The latest staging trend is the “non-staged” look. Buyers aren’t lured in with the standard corporate apartment rental type furniture with a plethora of fake pictures…they want the real thing! They want to see a place that has unique vintage trinkets, designer type furnishings placed in the proper vignettes and sophisticated artwork. Staging is about creating a space that buyers can aspire to…that cool hip place that people dream about living in.
Here is my interview with Robin DeCapua and Rachel Moore of Madison Modern Home. They will be sharing their secret tips to hip staging with our MyLALifestyle readers.
RM: The best thing about vintage pieces is that they’re not trendy. When it comes to styling a room, they’re timeless. Flip through any Pottery Barn or West Elm catalog – the pages are filled with curios. That juxtaposition of new and old makes any room feel instantly more credible.
RD: We have seen bold industrial vintage items used by real estate developers/investors like Better Shelter and house-flipping newcomer Re-inhabit. But I think we’re unique among home stagers in our large inventory of vintage accessories.
Do you have any favorite type of items that you like to work with …?
RM: I’m a lamp freak. Unique lighting adds tons of personality to a space. Rugs are also important for defining areas with an open floor plan — Kilims, sheepskins and cowhides are some of our favorites. We also have a compulsion for sourcing little boxes and baskets that we put atop stacks of books.
RD: Did someone say books? We love to use unique coffee table books. We have found several at Crown Books in Pasadena and we always head straight to the book section at thrift stores. Vintage books add so much character to a home, and make it appear to be lived in. Book titles and book jacket art can evoke a specific feeling, like “Shells: Treasures of the Sea” in a beach house or a brightly hued modern art book in a loft, for instance.
… or a particular era that you gravitate toward?
RM: My favorite style era is Mid-Century Modern, but always mixed in with other pieces. Straight-forward Mid-Century Modern can look a bit institutional. When you throw in a hand-hewn African mixing bowl or an ikat textile from Uzbekistan, it warms everything up. It creates a feeling that this home belongs to someone erudite and well-traveled.
RD: Era-mixing is one of my favorite styles of design. I read somewhere that “if you like something, it will go with other pieces you love.” I believe this is true because we’ve seen time and time again that mixing pieces from all different decades – for example, a Deco settee with a Saarinen side table and a Flokati rug — will look absolutely amazing.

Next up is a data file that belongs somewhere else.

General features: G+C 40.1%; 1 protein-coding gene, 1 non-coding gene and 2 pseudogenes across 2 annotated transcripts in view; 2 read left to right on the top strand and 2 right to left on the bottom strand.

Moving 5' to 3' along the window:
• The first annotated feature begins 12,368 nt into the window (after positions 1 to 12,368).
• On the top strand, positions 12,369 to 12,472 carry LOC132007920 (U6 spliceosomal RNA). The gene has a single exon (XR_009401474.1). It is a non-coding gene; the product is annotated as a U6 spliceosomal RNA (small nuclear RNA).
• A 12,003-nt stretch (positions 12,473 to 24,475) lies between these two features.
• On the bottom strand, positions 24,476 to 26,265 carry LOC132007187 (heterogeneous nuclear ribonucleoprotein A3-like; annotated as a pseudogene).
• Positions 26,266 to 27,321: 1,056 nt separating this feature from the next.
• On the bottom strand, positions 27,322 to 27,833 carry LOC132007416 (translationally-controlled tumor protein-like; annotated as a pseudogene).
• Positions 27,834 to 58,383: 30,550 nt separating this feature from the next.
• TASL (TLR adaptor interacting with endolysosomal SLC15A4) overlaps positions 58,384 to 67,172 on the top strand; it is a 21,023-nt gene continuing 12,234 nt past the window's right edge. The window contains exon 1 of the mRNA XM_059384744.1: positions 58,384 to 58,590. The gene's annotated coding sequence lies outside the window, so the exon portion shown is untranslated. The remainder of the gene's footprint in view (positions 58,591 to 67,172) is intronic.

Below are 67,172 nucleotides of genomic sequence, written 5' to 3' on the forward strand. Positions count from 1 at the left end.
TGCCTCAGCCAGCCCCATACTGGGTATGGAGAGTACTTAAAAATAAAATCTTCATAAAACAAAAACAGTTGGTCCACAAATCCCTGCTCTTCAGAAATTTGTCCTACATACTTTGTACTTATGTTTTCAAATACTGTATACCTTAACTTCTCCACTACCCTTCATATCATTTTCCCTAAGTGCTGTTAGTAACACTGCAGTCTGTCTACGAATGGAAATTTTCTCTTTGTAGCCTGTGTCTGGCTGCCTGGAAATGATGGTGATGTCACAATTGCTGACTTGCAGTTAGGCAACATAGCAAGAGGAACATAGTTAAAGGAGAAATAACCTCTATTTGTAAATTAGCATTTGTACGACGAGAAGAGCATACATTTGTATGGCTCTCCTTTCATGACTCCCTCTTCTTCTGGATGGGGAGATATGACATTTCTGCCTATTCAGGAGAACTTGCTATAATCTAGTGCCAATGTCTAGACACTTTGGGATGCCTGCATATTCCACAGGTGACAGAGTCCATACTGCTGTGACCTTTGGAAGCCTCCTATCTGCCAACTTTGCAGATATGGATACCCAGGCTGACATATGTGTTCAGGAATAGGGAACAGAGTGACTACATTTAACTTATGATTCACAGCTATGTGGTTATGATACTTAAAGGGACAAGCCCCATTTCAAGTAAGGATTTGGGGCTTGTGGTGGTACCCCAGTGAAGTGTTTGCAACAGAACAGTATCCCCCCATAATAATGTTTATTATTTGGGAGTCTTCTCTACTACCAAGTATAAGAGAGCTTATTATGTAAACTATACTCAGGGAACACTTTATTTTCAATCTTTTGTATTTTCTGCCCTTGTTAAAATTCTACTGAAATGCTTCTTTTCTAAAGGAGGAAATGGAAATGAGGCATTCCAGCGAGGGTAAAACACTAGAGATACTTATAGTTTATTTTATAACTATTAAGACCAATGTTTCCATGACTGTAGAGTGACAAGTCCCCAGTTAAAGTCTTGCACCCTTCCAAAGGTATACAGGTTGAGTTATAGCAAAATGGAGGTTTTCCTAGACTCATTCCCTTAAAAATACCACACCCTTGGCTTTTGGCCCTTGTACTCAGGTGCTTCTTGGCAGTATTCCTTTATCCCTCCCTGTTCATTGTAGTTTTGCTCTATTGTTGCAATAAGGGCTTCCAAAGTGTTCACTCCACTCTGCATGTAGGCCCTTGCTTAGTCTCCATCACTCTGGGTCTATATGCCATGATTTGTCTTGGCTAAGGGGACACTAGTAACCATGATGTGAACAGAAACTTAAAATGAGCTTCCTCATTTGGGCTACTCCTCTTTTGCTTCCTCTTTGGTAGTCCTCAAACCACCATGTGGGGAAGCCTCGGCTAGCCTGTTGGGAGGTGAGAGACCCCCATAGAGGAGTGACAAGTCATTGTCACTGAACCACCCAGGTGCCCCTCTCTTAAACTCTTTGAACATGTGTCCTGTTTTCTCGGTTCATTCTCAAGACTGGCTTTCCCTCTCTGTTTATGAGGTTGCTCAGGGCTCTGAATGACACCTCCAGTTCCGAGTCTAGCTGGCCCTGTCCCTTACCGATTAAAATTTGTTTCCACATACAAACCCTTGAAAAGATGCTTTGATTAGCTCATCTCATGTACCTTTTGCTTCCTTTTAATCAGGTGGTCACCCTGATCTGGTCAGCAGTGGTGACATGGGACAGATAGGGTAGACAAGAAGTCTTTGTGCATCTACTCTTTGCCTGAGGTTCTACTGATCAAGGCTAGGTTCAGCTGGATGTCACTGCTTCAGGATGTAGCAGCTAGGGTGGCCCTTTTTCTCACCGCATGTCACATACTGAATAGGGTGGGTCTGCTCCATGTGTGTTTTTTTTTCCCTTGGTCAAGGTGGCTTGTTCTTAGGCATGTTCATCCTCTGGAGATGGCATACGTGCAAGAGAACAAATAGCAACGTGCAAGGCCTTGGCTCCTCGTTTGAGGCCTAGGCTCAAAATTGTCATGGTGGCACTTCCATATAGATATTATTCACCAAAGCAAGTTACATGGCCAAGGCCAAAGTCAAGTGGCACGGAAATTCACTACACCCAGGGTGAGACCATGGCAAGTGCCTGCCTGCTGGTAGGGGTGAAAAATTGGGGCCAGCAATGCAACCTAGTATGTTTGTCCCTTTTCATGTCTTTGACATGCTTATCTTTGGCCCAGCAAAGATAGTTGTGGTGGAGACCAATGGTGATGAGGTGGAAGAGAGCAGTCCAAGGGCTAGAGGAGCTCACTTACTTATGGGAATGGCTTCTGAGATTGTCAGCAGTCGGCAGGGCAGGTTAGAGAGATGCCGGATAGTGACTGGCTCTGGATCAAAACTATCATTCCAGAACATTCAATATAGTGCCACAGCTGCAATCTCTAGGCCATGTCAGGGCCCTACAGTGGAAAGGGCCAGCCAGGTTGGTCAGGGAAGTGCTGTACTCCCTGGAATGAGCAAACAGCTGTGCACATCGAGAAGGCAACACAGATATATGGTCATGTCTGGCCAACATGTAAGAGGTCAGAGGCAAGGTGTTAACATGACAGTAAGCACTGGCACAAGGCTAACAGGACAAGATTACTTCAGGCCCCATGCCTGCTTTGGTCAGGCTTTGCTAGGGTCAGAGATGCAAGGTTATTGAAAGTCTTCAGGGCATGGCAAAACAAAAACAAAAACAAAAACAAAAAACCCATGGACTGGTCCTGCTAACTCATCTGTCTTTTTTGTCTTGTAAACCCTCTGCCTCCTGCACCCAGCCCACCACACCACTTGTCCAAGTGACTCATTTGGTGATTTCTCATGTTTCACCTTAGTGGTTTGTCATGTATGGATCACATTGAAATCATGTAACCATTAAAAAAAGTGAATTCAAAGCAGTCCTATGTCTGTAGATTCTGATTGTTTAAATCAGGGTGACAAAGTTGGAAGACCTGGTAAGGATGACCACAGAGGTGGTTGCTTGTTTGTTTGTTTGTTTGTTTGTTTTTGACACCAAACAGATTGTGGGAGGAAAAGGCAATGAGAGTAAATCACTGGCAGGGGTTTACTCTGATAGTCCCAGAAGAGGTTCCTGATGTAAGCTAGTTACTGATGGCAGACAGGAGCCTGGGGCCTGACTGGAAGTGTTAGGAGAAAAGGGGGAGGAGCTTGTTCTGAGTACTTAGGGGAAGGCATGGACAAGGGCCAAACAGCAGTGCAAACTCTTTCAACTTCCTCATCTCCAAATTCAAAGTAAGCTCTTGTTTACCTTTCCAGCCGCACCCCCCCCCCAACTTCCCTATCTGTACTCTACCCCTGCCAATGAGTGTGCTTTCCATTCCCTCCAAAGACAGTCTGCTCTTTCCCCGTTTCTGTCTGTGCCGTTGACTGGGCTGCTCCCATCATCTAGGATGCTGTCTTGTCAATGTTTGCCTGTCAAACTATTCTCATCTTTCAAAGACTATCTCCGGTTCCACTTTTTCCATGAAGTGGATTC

Do you have some favorite vintage shops or flea markets?
RM: When it comes to vintage shopping, Pepe’s in Silver Lake has never failed us for a sculptural floor lamp or Danish modern coffee table. It’s a tiny space with furniture stacked up to the ceiling. We have more luck at thrift stores than flea markets, to be honest. The trick is hitting them up all the time. Our favorites are Disabled American Veterans Thrift Store in Glendale, Son of a Vet in El Sereno, and Council Thrift Shop on Fairfax (where we found a Plycraft lounge chair for fifty bucks!)
RD: Rachel’s right, we really don’t go to flea markets. Interestingly enough, we nab so many great finds at the multitude of thrift shops in L.A. that we don’t have to. By the way, whenever each of us travels to other states or abroad, we haunt the local second-hand stores there, too!
Do you have some artists that you find typically work in the spaces that you do and what makes them stand out?
RM: We love the local artist community in NELA, and strive to curate the homes we stage with their art. Some of our favorites are the large-scale geometrics of Michael Rascon and mixed-media pieces by Jeremy Kennedy, and Carlos Nieto III’s hyper-realism. There’s nothing more obviously staged than a home filled with mass-produced “contemporary art” from Bed Bath & Beyond. The pieces we use imbue the space with life, while the fake stuff sucks it right out.
Do you stage differently depending on what area of LA you are in?
RM: We definitely take into account the likely buyer pool of the neighborhood. Highland Park calls for a “hipster” style, while Santa Monica and Venice get a beachy bohemian vibe.
RD: This may be my favorite part of staging. The fact that we can be staging a totally traditional space one day followed by ultra-modern the next. It stretches us creatively to be able to switch up styles at the drop of a hat. No two properties are alike, so each gets the personal touch and treatment.
You’ve mentioned the term “lived-in” when describing your staging style. Is that something you deliberately try to achieve?
RD: The industry has changed since the early days of staging. Now, buyers are much more savvy and can spot a “staged” home a mile away. Our goal is to create an environment that invites, excites and entices the potential buyer to want the lifestyle the home portrays. This can be achieved through careful attention to detail and adding those small personal items that appear to be collected. It’s been said that “nothing should be used in a staging that’s smaller than a football.” It went along with the belief that staged homes should have huge hotel lobby-sized décor. We completely ignore this “rule” by bringing in those smaller accessories to bring everything down to a human scale.
(Image Credits: Madison Modern Home)